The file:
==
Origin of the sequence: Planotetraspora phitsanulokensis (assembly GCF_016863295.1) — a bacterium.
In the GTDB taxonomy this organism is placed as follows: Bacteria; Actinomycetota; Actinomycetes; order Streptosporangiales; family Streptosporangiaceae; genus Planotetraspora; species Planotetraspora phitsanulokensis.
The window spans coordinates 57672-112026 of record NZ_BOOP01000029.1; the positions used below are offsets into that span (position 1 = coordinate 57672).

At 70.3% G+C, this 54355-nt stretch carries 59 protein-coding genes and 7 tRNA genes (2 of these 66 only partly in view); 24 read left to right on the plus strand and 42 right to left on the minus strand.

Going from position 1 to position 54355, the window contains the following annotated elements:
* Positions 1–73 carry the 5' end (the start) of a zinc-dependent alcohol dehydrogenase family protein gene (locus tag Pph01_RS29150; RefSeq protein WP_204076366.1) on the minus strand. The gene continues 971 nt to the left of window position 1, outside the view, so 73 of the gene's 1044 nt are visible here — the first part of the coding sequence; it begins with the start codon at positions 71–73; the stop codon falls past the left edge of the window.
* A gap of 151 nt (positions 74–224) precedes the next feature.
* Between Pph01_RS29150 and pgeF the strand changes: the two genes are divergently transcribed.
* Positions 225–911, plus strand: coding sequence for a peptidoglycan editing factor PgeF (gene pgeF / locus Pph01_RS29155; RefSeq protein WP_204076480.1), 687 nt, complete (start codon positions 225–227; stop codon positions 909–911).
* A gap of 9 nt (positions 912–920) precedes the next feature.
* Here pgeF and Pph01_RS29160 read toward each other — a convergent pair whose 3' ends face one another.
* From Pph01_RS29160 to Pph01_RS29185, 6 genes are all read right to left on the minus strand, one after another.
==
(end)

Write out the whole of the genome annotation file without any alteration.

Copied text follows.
Origin of the sequence: Planotetraspora phitsanulokensis (assembly GCF_016863295.1) — a bacterium.
In the GTDB taxonomy this organism is placed as follows: Bacteria; Actinomycetota; Actinomycetes; order Streptosporangiales; family Streptosporangiaceae; genus Planotetraspora; species Planotetraspora phitsanulokensis.
The window spans coordinates 57672-112026 of record NZ_BOOP01000029.1; the positions used below are offsets into that span (position 1 = coordinate 57672).

At 70.3% G+C, this 54355-nt stretch carries 59 protein-coding genes and 7 tRNA genes (2 of these 66 only partly in view); 24 read left to right on the plus strand and 42 right to left on the minus strand.

Going from position 1 to position 54355, the window contains the following annotated elements:
* Positions 1–73 carry the 5' end (the start) of a zinc-dependent alcohol dehydrogenase family protein gene (locus tag Pph01_RS29150; RefSeq protein WP_204076366.1) on the minus strand. The gene continues 971 nt to the left of window position 1, outside the view, so 73 of the gene's 1044 nt are visible here — the first part of the coding sequence; it begins with the start codon at positions 71–73; the stop codon falls past the left edge of the window.
* A gap of 151 nt (positions 74–224) precedes the next feature.
* Between Pph01_RS29150 and pgeF the strand changes: the two genes are divergently transcribed.
* Positions 225–911, plus strand: coding sequence for a peptidoglycan editing factor PgeF (gene pgeF / locus Pph01_RS29155; RefSeq protein WP_204076480.1), 687 nt, complete (start codon positions 225–227; stop codon positions 909–911).
* A gap of 9 nt (positions 912–920) precedes the next feature.
* Here pgeF and Pph01_RS29160 read toward each other — a convergent pair whose 3' ends face one another.
* From Pph01_RS29160 to Pph01_RS29185, 6 genes are all read right to left on the minus strand, one after another.